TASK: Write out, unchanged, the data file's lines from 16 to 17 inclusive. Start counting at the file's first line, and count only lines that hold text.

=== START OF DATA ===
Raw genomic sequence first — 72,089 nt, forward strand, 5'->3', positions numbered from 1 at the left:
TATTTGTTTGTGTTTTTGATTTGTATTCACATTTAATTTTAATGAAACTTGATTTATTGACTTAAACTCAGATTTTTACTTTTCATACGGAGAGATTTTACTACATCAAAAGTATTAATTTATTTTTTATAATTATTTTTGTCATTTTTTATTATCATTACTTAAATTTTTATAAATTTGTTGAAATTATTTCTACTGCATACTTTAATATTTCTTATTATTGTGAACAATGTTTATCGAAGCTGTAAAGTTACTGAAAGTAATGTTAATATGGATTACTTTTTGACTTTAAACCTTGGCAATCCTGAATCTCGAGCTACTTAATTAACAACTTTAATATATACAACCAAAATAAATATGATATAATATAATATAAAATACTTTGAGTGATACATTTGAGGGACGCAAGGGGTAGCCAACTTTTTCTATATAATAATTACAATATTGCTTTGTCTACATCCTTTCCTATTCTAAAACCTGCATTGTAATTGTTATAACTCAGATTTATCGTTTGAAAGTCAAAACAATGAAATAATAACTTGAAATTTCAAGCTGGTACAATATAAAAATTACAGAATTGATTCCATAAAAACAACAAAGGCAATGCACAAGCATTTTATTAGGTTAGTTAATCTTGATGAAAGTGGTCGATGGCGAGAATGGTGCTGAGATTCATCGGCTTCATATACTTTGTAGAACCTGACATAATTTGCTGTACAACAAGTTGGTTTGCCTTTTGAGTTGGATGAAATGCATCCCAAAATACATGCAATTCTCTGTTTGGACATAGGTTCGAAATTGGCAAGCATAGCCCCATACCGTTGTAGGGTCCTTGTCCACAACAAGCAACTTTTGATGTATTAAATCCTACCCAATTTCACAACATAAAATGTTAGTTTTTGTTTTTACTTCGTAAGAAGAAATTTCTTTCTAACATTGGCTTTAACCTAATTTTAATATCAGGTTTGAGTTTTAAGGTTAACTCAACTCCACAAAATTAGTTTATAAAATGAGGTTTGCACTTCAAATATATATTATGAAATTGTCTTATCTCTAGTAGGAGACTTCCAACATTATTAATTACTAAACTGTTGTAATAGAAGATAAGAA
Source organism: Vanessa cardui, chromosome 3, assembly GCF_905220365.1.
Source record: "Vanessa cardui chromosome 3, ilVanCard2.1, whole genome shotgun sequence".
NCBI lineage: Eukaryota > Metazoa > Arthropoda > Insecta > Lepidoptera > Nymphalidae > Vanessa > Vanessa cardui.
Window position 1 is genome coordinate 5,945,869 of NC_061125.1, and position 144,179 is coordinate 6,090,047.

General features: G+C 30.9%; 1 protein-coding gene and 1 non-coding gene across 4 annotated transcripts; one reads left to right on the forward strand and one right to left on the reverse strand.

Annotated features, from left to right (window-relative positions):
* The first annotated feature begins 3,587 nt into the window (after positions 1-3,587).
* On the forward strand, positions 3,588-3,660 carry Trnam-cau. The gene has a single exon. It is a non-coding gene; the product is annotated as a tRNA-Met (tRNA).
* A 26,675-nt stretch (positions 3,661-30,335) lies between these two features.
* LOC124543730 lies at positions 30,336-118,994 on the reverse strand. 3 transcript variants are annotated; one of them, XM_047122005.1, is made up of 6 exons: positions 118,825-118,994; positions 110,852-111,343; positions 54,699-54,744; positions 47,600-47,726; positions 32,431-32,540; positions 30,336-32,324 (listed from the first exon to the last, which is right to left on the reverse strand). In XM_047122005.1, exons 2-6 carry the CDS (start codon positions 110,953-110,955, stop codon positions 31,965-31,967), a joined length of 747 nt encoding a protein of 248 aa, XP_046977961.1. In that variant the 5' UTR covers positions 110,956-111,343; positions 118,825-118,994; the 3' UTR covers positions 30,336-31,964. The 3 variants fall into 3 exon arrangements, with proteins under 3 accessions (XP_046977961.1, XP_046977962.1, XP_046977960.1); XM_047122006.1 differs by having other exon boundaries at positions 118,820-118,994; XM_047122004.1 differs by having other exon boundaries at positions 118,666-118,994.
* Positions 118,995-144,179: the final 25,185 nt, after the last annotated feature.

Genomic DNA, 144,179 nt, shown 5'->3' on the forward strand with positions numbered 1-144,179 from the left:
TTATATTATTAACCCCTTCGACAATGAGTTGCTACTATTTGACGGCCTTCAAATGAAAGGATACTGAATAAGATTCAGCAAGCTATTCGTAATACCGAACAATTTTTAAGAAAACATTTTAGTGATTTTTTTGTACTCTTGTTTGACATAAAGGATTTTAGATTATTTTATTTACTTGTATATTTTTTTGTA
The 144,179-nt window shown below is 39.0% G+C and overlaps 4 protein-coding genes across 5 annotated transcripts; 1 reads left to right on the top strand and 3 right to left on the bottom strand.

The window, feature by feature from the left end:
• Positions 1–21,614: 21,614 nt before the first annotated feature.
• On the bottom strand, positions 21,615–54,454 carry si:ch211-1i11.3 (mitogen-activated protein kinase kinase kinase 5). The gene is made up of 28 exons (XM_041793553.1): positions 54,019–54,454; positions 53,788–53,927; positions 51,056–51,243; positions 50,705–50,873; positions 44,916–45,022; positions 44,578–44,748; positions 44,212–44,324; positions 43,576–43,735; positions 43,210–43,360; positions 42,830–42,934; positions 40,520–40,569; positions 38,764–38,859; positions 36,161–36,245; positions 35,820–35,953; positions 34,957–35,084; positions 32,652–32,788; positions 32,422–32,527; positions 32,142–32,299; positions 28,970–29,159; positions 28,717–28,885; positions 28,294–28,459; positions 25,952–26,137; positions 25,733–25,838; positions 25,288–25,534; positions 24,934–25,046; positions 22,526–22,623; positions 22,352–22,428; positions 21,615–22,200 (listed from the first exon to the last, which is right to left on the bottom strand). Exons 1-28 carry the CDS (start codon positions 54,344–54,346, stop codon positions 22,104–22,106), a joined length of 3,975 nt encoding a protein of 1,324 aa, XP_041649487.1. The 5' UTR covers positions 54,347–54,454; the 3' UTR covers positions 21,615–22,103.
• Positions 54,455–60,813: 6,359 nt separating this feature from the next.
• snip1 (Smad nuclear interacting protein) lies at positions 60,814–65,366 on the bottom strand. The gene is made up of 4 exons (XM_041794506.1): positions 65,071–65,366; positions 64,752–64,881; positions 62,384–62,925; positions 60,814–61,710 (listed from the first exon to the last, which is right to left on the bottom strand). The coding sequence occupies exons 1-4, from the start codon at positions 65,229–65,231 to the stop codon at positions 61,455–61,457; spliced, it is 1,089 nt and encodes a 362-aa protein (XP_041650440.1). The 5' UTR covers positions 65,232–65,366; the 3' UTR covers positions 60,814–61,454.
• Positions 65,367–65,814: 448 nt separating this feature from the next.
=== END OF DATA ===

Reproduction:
The 144,179-nt window shown below is 39.0% G+C and overlaps 4 protein-coding genes across 5 annotated transcripts; 1 reads left to right on the top strand and 3 right to left on the bottom strand.

The window, feature by feature from the left end: